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Colorado River Basin Research Paper

991 Words4 Pages

“The question of water ownership has been debated since at least ancient Rome, and today, some 2,000 years later, government, big business and Earth’s 7.125 billion (Google) and growing inhabitants are no closer to a consensus on who owns the tiny percentage of drinkable water on the planet”(ECORI). According to the Journal of Water Resources Management, private ownership of water utilities has been growing worldwide at alarming rates. “Most Americans are served by publicly owned water and sewer utilities. Eleven percent of Americans receive water from private (so-called "investor-owned") utilities. In rural areas, cooperatives often provide drinking water. Finally, up to 15 percent of Americans are served by their own wells” (Wiki). The quest …show more content…

California, Nevada, Arizona, Utah, Colorado, New Mexico and Wyoming have been sharing the waters of the Colorado River Basin since 1922, when they mutually entered into an agreement on how to best coexist concerning these large bodies of water. The major compromise noted was their understanding to “set limits on the water usage that they would need to live with in times of drought and short supply” (BLOG). “The major purposes of this compact was to provide for the equitable division and apportionment of the use of the waters of the Colorado River System; to establish the relative importance of different beneficial uses of water, to promote interstate comity; to remove causes of present and future …show more content…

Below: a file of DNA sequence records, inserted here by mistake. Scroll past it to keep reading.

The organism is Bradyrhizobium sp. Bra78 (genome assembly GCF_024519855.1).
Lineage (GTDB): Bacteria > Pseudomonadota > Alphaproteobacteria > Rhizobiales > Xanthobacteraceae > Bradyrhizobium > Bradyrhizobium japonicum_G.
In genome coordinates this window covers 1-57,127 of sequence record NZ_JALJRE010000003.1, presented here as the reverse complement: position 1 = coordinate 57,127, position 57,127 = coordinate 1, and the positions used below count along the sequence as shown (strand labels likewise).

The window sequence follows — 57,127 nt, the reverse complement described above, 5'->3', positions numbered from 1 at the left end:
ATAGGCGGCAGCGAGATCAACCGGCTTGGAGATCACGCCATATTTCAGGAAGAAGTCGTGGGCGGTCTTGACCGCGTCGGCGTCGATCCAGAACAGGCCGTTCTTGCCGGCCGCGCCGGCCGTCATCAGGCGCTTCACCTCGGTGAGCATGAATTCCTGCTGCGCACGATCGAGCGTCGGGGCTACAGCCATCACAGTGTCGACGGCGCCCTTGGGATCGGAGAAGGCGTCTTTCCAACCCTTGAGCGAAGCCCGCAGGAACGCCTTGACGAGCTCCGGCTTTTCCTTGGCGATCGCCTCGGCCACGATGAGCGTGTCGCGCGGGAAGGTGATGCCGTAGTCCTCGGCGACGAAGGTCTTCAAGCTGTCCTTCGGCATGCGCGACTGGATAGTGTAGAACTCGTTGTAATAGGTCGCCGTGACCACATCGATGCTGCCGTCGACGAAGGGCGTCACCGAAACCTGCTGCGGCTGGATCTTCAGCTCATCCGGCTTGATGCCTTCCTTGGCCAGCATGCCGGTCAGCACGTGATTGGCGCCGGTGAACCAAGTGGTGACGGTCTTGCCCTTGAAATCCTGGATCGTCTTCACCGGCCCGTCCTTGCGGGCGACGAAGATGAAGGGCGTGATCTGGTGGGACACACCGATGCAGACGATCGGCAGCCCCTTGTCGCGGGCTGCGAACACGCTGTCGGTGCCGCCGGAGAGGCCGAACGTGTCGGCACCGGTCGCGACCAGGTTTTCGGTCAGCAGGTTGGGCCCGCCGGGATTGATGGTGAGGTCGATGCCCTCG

This alternative to radically decrease the salt content of the sea water to an acceptable percentage of drinking is extremely costly, potentially environment unfriendly and involves extensive monitoring to ensure the correct levels of salt that is left behind. The largest challenge is for every “two gallons of ocean water that go in; one gallon of drinking water comes out. The leftover gallon contains super-salty brine. This doubly salty water is mixed with the city's wastewater and then piped back out to sea and spread around, about 30 miles offshore” (NPR). The price tag married to this endeavor is not only monetarily costly for the state, but may also create new environmental concerns. California residents will incur additional monthly service charges to their already large water bills, state reserves will need to be tapped into for the additional funding to run the facility. The two most looming questions though will be what energy sources will be required to fuel the plant and what the overall effect of the plant has on the sea environment once the highly toxic salt brine is returned back into the

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